Federal and state attorneys are moving to drop a lawsuit charging Blue Cross Blue Shield of Michigan of using its market position to gain an unfair advantage against its competitors.
The U.S. Department of Justice and the Michigan attorney general asked a federal judge Monday to dismiss their antitrust lawsuit, which claimed Blue Cross illegally used most-favored nation clauses in its contracts with providers to ensure it received lower rates than other insurers.
The legal officials are dropping the case because Michigan Gov. Rick Snyder signed legislation banning the most-favored nation agreements. "The law just enacted by Michigan addresses the department's concerns by eliminating MFNs and ensuring that Michigan consumers will benefit from enhanced health insurance competition," Bill Baer, assistant Attorney General in charge of the Department of Justice's Antitrust Division, said in an announcement.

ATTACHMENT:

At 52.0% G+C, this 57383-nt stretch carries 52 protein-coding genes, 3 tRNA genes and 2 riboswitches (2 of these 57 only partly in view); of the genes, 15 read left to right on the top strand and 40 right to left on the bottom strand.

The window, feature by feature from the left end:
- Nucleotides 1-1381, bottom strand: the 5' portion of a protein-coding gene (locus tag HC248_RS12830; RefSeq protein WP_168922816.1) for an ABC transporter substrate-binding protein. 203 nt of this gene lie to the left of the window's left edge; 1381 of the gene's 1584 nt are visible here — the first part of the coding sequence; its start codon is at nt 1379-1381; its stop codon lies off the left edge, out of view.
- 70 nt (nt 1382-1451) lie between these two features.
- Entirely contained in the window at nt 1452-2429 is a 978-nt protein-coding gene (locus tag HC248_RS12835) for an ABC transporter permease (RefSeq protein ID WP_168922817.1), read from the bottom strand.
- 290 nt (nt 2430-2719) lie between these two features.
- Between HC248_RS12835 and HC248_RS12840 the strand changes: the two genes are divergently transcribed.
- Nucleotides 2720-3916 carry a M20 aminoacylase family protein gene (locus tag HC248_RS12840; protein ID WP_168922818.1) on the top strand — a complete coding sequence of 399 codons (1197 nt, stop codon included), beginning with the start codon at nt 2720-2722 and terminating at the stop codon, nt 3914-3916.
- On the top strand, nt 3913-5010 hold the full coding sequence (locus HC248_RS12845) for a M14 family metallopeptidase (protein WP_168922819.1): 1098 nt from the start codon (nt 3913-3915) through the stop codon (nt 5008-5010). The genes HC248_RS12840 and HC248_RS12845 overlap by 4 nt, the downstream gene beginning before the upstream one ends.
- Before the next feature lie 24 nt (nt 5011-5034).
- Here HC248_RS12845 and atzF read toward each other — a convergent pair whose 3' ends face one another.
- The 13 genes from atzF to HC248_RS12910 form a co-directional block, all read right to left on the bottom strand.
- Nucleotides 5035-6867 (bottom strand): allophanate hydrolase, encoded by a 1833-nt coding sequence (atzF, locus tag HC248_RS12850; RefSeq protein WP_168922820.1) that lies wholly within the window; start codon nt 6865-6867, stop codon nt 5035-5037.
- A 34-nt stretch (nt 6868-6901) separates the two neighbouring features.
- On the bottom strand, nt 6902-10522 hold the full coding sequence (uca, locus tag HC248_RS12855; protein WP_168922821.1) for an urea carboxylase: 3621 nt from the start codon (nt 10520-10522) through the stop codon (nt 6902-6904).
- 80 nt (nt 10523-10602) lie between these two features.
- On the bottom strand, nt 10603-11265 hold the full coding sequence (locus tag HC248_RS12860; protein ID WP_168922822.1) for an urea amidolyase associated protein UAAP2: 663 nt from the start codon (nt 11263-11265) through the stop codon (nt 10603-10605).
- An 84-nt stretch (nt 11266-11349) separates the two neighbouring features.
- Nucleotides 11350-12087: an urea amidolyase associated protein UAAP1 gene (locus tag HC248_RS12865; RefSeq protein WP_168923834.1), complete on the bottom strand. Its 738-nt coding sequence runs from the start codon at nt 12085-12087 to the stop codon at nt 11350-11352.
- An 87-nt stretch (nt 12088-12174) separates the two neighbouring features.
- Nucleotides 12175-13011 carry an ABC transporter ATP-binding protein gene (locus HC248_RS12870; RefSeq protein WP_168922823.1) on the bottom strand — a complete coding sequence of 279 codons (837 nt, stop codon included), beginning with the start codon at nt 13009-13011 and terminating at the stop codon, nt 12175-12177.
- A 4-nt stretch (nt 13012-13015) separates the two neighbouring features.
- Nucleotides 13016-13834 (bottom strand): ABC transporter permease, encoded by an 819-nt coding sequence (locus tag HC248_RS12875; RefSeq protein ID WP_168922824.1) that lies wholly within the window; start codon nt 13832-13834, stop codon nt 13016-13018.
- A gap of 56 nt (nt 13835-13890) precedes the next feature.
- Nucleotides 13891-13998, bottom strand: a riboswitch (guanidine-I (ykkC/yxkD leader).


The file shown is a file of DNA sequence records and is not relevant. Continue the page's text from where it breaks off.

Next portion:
"Most-favored nation contract language was one tool--but certainly not the only tool--that Blue Cross leveraged in our reimbursement arrangements to ensure high-quality care at reasonable cost," Andrew Hetzel, BCBSM vice president for corporate communications, said in a statement. "Most-favored-nation language is not part of the future model that we strive to create here in Michigan."
But Blue Cross isn't completely off the hook yet. Aetna also sued Blue Cross, alleging that the most-favored nation clauses artificially raised rates and ultimately drove it out of the Michigan insurance market. "We're pleased that the Michigan legislature and insurance commissioner agree with our position that Blue Cross Blue Shield of Michigan's practices only served to stifle competition in the insurance market and harm the state's consumers," Aetna spokeswoman Cynthia Michener told Michigan Live.